'Group buying': bogus bargains?
Do you ever run into people who, regardless of whether they are actually in possession of the correct answer, try to carry an argument just by hammering away at you with volumes of information?
Well, I've discovered the Internet-marketing equivalent: Web sites that claim to offer a great deal through "group buying."
The two best-known (or at least best-advertised) sites are mobshop.com and mercata.com.
Unfortunately, as much as they promote the great deals you can get if enough people buy the same product, the deep discounts they claim to offer turn out to be somewhat more elusive.
While you might be able to find a good deal on certain items, you still need to comparison-shop on the rest of the Internet to get the best bargains.
For example, on the day that I compared prices, mob-shop.com featured a deal on a Diamond Rio PMP500 portable music player for just $200 - if a mere 329 people or more purchased one.
So, off I scurried around the Net to see what kind of deals I could find on my own. Using one of my favorite sites, pricewatch.com, I was able to find several dealers who would be happy to sell me the same player for $200 or less.
Pricewatch was the only buyer's guide that found competitive prices. (The typical street price was running about $10 more, with some pricing guides offering a ludicrous "best buy" of $270.)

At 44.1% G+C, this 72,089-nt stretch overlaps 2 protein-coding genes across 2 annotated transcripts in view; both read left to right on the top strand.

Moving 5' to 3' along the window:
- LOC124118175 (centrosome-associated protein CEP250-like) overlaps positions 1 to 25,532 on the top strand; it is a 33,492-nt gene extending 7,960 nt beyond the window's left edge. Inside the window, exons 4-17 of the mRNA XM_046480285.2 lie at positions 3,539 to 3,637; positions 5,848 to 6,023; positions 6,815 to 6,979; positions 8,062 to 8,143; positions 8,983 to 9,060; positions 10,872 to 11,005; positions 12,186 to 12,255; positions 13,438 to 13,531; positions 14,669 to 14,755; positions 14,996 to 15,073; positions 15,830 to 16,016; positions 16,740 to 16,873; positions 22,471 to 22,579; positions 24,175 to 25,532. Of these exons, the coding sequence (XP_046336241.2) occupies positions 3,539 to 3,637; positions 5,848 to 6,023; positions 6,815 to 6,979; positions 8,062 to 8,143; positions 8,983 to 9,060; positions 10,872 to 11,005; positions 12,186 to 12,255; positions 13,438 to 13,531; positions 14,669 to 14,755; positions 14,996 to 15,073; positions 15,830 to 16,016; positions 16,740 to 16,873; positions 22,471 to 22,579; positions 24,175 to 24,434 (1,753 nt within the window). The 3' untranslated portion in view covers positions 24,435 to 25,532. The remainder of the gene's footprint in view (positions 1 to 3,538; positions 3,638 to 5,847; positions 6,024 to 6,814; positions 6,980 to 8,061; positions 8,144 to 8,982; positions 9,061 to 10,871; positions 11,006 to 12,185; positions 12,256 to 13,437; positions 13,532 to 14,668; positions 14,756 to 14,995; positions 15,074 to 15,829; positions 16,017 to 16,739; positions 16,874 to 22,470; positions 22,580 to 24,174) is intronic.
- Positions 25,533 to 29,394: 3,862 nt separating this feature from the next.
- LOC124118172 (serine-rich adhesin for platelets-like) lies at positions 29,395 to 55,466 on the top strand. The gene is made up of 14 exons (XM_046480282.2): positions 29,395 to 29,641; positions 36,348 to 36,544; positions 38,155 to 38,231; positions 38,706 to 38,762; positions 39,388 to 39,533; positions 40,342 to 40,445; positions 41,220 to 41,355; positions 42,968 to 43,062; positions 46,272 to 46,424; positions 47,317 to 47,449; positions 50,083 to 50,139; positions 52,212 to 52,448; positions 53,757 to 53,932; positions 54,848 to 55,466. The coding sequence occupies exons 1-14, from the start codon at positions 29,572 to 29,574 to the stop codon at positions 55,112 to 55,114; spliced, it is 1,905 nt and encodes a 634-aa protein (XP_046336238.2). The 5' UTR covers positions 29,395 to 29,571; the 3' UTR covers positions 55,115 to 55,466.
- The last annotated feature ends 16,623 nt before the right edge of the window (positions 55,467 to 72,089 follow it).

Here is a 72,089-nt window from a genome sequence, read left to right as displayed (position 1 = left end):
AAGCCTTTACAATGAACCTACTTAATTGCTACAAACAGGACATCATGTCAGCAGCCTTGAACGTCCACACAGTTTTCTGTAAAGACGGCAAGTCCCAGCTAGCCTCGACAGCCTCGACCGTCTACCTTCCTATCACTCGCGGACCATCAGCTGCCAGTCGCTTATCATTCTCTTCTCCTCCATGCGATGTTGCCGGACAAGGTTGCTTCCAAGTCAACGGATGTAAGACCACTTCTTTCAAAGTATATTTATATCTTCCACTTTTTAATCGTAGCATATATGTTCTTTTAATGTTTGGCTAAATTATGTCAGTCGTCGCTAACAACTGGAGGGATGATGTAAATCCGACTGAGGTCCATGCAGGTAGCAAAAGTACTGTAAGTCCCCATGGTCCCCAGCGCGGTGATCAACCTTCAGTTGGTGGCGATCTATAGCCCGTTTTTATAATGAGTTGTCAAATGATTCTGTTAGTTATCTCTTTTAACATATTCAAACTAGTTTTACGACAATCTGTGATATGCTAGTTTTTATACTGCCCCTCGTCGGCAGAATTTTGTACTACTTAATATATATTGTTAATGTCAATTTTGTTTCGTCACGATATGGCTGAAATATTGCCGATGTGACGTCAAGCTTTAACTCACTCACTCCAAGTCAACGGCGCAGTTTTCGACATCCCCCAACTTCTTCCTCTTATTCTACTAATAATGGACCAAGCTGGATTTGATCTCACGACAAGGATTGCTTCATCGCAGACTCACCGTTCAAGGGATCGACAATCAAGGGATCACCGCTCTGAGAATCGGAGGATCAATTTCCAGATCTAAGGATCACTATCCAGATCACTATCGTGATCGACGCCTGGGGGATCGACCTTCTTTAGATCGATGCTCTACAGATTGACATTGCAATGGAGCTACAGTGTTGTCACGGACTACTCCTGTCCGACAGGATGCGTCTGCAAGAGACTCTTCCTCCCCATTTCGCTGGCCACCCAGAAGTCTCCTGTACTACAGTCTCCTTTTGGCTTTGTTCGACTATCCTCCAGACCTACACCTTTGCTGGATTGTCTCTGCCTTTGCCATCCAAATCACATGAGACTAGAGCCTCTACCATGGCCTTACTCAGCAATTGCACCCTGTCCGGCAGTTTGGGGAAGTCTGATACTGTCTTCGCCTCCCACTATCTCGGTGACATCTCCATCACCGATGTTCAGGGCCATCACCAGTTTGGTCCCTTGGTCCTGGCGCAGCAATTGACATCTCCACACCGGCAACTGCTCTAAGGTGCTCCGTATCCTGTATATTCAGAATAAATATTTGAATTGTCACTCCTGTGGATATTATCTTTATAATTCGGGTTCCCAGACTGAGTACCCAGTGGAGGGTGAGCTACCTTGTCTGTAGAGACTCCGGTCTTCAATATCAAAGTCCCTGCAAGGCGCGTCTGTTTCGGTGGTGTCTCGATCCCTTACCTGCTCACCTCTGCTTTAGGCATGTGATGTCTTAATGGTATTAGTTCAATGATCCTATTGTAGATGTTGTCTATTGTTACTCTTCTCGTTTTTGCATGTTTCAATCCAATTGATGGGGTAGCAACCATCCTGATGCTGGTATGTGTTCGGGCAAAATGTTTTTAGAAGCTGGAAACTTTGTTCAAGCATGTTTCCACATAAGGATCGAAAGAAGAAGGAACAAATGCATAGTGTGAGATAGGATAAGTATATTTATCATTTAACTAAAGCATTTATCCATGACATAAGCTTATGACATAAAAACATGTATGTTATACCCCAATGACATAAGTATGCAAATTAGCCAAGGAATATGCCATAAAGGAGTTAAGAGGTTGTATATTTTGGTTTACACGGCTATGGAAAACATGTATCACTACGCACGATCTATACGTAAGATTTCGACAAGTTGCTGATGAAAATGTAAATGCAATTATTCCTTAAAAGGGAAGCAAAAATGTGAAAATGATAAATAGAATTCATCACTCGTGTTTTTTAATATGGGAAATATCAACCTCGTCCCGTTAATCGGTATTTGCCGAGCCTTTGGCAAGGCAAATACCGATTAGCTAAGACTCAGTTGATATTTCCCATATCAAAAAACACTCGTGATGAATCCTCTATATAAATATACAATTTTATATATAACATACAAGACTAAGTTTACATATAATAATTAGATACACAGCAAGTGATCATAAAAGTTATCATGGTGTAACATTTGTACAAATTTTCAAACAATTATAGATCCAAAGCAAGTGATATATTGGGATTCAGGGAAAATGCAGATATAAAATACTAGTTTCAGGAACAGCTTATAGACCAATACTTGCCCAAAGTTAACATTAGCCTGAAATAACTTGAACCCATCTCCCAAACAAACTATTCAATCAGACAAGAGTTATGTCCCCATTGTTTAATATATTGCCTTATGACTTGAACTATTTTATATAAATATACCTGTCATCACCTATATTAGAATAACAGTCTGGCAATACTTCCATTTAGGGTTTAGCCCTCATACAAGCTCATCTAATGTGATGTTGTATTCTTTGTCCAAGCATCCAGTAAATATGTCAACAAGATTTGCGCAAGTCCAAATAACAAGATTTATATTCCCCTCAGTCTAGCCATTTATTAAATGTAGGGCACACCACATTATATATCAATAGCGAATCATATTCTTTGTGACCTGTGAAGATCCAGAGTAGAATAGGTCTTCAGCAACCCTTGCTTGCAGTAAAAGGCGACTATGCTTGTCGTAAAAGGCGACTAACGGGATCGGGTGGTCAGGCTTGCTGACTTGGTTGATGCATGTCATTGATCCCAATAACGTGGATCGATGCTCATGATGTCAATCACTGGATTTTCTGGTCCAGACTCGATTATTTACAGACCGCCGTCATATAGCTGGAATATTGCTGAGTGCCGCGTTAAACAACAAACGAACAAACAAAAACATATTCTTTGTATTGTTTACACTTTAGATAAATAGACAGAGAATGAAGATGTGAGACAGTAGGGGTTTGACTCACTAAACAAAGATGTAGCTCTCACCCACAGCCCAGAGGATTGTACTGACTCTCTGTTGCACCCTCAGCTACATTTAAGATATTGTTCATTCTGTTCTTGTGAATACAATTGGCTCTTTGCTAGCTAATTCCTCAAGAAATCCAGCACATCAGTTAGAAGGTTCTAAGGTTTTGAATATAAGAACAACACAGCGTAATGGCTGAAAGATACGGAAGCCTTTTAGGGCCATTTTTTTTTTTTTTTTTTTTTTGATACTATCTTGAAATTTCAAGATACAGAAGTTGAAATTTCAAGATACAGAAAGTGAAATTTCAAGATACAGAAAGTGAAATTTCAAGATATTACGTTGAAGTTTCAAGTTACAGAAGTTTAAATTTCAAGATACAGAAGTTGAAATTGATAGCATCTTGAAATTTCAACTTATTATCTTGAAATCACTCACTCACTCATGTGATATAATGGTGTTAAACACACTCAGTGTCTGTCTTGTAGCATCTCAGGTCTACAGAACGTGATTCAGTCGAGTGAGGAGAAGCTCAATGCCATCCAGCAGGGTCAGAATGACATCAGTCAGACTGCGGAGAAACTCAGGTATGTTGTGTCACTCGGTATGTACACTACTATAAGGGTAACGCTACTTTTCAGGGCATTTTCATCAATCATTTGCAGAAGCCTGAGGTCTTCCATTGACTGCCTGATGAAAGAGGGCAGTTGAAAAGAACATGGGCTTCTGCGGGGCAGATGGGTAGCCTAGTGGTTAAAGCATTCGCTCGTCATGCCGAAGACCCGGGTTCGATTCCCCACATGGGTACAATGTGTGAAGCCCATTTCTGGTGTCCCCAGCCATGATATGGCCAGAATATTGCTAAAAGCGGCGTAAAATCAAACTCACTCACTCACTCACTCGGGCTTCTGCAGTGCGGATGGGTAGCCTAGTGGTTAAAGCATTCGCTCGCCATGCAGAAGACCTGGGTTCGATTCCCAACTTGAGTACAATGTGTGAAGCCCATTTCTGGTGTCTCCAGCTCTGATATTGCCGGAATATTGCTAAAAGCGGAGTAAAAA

With Mercata, it is even more difficult to tell if you're getting a good deal. For one thing, the site doesn't let you know the lowest possible price, so there's no way to tell if the price will end up significantly lower than the current one.
And, once again, the quality of the "bargains" is mixed. Their "powerbuy" on a JVC DVD player - $355 - was nearly $80 more than the comparable street price.
In short, it seems that the only real power being generated from these group-buying sites is the psychological power they wield, which makes you feel like you're getting some kind of deal.
Still, do keep an eye out for promotional prices. Mobshop recently offered $50 gas cards for $30.
And one area where both sites truly shine is free shipping, something that can definitely be an important consideration, especially with heavier items.
You'll have to factor that into the price when comparing group-buying sites with more-traditional online retailers.
*James Turner is a computer consultant and avid Web user.
(c) Copyright 2000. The Christian Science Publishing Society